When whole communities are algorithmically scraped for pre-crime suspects, data is destiny
palantir  privacy  ai-policy 
april 2018 by elrob
Palantir Knows Everything About You
Peter Thiel’s data-mining company is using War on Terror tools to track American citizens. The scary thing? Palantir is desperate for new customers.
palantir  privacy  surveillance  datamining 
april 2018 by jorgebarba
Being Short and Right Can Be Bad - Bloomberg
In a sense, the flimsier a company is -- the more it relies on transparent fakery and thin float to rapidly create a multibillion-dollar valuation -- the riskier it is to short it. And if it's too hard to short the flimsiest companies, then you'll keep seeing ridiculous stories about flimsy companies with those huge valuations.

You do not quite get the benefits of trustless decentralization and seamless movement of commerce if each shipping company builds its own proprietary blockchain.

Oh man, I hope they whipped out a laptop and showed the SEC staff all the actual working platforms that use functioning crypto tokens. "Look at this widely used network in which participants regularly buy goods and services using a crypto token," I hope they said, "and look how stable and non-speculative the price of that token is." I hope the screen was blank, and the venture capitalists had a glassy-eyed faraway look. I hope the SEC patted them gently on the heads and said "of course, of course."

Um! Cavicchia was eventually forced out because he spied on a different internal spying effort (an investigation into who had leaked information about JPMorgan's electricity manipulation), which ... also um!
levine  blockchain  crypto  palantir 
april 2018 by elrob
Palantir Knows Everything About You
This is so fucking dystopian:
Operation Laser has made L.A. cops more surgical — and, according to community activists, unrelenting. Once targets are enmeshed in a [Palantir] spidergram, they’re stuck.

Manuel Rios, 22, lives in the back of his grandmother’s house at the top of a hill in East L.A., in the heart of the city’s gang area. [...] He grew up surrounded by friends who joined Eastside 18, the local affiliate of the 18th Street gang, one of the largest criminal syndicates in Southern California. Rios says he was never “jumped in”—initiated into 18. He spent years addicted to crystal meth and was once arrested for possession of a handgun and sentenced to probation. But except for a stint in county jail for a burglary arrest inside a city rec center, he’s avoided further trouble and says he kicked his meth habit last year.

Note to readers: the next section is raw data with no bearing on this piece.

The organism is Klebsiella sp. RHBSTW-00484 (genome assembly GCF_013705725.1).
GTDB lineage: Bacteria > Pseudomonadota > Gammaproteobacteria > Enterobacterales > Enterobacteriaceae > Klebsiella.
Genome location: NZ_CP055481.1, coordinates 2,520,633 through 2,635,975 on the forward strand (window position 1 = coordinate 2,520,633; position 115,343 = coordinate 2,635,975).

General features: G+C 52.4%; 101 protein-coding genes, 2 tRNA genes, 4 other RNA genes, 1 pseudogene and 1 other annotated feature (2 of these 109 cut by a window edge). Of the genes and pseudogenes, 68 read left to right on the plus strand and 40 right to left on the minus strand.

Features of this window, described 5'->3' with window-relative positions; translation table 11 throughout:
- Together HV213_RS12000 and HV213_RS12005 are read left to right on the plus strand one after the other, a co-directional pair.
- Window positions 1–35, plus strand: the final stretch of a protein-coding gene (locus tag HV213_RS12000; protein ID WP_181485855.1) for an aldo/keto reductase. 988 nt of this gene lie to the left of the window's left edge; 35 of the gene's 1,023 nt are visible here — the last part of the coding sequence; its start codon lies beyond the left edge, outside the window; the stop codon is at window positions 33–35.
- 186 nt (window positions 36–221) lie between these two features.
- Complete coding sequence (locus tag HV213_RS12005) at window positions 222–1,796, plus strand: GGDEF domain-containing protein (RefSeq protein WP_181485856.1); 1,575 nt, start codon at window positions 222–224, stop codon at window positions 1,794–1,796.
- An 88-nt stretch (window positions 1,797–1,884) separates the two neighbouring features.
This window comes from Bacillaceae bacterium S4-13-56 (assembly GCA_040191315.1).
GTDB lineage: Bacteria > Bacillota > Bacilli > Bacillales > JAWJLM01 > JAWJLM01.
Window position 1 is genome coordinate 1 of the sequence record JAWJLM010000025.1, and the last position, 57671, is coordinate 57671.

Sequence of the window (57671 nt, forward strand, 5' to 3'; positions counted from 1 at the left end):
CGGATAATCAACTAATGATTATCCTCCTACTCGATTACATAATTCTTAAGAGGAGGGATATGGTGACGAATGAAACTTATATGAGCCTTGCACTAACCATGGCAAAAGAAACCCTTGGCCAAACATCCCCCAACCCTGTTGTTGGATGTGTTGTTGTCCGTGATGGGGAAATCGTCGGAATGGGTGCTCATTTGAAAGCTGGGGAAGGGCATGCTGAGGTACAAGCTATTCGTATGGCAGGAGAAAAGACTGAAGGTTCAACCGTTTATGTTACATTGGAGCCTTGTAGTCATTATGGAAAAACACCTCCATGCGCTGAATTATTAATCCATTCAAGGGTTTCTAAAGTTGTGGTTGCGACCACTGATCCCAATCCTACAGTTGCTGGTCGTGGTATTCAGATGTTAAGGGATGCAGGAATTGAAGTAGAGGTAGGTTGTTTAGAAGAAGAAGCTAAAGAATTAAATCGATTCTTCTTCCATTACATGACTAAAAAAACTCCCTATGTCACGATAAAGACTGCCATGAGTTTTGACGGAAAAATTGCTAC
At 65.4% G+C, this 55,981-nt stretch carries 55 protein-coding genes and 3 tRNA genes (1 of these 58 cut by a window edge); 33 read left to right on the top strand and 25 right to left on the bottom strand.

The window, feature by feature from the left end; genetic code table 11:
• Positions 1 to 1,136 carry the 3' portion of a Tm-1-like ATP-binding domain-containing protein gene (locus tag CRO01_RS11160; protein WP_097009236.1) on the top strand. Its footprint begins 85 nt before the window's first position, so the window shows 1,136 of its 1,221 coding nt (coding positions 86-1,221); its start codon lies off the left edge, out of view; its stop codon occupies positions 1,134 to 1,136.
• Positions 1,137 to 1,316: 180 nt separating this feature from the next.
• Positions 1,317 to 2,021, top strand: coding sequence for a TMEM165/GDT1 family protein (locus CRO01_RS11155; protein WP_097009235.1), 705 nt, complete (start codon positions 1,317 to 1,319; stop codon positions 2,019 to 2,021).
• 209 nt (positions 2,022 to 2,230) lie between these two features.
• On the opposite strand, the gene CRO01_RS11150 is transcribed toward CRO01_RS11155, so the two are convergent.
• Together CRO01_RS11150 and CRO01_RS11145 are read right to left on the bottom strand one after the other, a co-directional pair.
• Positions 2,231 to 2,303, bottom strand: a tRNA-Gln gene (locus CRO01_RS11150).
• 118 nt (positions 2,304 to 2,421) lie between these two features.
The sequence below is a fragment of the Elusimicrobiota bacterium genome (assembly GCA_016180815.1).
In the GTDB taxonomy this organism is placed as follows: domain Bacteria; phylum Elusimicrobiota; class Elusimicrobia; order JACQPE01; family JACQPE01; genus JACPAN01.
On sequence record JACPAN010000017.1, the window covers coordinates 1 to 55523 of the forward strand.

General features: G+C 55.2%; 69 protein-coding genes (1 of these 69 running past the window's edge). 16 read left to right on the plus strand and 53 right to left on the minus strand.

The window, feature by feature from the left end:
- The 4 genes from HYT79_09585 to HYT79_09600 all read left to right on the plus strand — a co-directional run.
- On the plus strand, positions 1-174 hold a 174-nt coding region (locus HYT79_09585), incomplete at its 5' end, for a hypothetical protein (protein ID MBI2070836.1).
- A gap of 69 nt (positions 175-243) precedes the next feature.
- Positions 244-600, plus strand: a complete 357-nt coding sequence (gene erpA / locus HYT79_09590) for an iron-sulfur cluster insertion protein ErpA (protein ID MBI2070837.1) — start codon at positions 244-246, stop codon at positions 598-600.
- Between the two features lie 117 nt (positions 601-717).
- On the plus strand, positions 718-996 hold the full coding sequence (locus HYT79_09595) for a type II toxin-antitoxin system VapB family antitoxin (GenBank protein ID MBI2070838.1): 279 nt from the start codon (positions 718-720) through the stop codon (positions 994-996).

In 2016, Rios was sitting in a parked car with an Eastside 18 friend when a police car pulled up. His buddy ran, pursued by the cops, but Rios stayed put. “Why should I run? I’m not a gang member,” he says over steak and eggs at the IHOP near his home. The police returned and handcuffed him. One of them took his picture with a cellphone. “Welcome to the gang database!” the officer said.

Since then he’s been stopped more than a dozen times, he says, and told that if he doesn’t like it he should move. He has nowhere to go. His girlfriend just had a baby girl, and he wants to be around for them. “They say you’re in the system, you can’t lie to us,” he says. “I tell them, ‘How can I be in the hood if I haven’t got jumped in? Can’t you guys tell people who bang and who don’t?’ They go by their facts, not the real facts.”

The police, on autopilot with Palantir, are driving Rios toward his gang friends, not away from them, worries Mariella Saba, a neighbor and community organizer who helped him get off meth. When whole communities like East L.A. are algorithmically scraped for pre-crime suspects, data is destiny, says Saba. “These are systemic processes. When people are constantly harassed in a gang context, it pushes them to join. They internalize being told they’re bad.”
palantir  surveillance  privacy  precrime  spidergrams  future  la  gangs  justice  algorithms  data-protection  data-privacy  policing  harrassment 
april 2018 by jm

Fmr client: "Nefarious ideas became trivial to implement; EVERYONE's a suspect, so we monitor…
Palantir  from twitter
april 2018 by joshd